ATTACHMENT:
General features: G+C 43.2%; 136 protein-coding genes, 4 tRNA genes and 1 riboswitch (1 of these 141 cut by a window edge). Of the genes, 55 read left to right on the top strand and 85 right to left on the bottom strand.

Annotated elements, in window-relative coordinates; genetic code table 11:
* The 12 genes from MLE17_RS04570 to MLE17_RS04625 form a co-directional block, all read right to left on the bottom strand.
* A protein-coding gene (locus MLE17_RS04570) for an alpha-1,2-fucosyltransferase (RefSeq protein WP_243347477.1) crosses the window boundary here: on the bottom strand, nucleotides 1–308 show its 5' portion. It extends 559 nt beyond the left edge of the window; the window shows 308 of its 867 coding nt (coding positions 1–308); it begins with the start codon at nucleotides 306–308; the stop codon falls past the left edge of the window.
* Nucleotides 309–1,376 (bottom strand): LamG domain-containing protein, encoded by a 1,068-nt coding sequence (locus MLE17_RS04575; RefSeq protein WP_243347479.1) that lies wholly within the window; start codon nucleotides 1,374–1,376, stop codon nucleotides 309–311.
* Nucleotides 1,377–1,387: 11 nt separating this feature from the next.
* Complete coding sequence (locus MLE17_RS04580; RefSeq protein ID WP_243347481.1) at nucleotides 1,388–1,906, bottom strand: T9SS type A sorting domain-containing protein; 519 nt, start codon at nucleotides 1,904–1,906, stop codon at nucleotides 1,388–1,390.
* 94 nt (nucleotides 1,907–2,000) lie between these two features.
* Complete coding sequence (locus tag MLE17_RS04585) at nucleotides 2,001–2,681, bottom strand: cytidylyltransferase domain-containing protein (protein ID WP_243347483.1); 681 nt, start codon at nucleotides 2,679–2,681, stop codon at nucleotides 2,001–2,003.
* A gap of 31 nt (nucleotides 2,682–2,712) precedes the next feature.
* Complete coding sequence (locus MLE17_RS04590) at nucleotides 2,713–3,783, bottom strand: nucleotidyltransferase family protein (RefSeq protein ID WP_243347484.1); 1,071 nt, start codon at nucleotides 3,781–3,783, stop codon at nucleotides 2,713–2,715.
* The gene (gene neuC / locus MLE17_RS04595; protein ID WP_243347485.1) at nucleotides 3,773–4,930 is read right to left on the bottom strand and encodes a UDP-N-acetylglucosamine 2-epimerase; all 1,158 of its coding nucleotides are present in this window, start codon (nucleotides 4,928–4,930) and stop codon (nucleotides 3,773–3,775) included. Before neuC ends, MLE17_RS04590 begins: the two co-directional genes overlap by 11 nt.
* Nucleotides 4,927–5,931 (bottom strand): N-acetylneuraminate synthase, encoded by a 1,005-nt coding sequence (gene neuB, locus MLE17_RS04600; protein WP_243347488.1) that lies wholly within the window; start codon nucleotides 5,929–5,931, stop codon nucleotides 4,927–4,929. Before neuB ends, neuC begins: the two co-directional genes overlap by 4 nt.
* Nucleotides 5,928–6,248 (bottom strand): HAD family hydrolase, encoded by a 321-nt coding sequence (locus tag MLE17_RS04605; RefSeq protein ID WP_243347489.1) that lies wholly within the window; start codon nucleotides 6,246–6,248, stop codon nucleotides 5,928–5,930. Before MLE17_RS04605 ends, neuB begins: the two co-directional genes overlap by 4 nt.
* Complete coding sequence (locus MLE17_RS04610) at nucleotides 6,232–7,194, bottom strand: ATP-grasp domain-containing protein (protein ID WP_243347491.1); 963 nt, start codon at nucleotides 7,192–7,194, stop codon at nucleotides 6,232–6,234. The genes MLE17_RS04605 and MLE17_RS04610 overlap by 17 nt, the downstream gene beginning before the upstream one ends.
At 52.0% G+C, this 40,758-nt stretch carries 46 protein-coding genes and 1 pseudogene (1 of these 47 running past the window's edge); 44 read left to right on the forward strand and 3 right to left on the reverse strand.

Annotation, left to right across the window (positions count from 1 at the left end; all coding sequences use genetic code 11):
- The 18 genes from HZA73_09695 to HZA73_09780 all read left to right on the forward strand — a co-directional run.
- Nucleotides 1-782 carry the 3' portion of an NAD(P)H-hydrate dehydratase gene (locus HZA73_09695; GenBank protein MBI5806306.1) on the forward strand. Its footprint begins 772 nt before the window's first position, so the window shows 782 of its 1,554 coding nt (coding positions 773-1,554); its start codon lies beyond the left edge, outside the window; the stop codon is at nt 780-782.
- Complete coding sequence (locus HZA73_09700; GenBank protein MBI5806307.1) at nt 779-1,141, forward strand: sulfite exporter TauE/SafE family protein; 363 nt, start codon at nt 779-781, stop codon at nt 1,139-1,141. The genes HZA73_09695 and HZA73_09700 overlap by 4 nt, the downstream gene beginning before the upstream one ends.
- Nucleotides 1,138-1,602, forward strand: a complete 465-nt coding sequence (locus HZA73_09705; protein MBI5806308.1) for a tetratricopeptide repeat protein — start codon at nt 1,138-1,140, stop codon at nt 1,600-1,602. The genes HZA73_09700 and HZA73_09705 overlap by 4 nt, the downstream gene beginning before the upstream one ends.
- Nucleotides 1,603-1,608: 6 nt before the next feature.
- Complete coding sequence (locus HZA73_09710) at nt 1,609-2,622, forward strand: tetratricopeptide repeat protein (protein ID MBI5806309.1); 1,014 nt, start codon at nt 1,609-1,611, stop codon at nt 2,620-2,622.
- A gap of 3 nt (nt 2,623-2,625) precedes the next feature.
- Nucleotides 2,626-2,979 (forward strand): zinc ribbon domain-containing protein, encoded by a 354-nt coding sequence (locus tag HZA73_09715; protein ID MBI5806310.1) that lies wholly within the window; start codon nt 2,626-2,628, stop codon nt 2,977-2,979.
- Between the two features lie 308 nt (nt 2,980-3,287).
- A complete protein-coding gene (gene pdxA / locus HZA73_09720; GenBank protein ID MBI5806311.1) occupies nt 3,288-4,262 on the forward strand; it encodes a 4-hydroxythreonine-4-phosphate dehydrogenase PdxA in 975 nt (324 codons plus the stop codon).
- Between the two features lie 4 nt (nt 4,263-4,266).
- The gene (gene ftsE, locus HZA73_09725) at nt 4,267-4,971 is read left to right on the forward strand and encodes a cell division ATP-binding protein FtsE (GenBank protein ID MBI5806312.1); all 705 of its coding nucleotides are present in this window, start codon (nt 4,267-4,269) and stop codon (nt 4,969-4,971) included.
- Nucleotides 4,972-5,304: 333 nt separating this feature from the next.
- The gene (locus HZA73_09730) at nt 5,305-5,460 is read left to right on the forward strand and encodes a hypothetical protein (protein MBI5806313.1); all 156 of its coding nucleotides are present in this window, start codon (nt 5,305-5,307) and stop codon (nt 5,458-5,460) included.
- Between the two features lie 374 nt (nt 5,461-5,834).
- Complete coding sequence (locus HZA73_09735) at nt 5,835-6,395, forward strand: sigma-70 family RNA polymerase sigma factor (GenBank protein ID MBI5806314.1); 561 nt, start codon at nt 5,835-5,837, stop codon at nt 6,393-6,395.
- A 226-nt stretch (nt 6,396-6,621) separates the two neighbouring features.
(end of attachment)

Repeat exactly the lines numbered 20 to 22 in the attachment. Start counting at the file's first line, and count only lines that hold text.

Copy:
- Complete coding sequence (locus HZA73_09700; GenBank protein MBI5806307.1) at nt 779-1,141, forward strand: sulfite exporter TauE/SafE family protein; 363 nt, start codon at nt 779-781, stop codon at nt 1,139-1,141. The genes HZA73_09695 and HZA73_09700 overlap by 4 nt, the downstream gene beginning before the upstream one ends.
- Nucleotides 1,138-1,602, forward strand: a complete 465-nt coding sequence (locus HZA73_09705; protein MBI5806308.1) for a tetratricopeptide repeat protein — start codon at nt 1,138-1,140, stop codon at nt 1,600-1,602. The genes HZA73_09700 and HZA73_09705 overlap by 4 nt, the downstream gene beginning before the upstream one ends.
- Nucleotides 1,603-1,608: 6 nt before the next feature.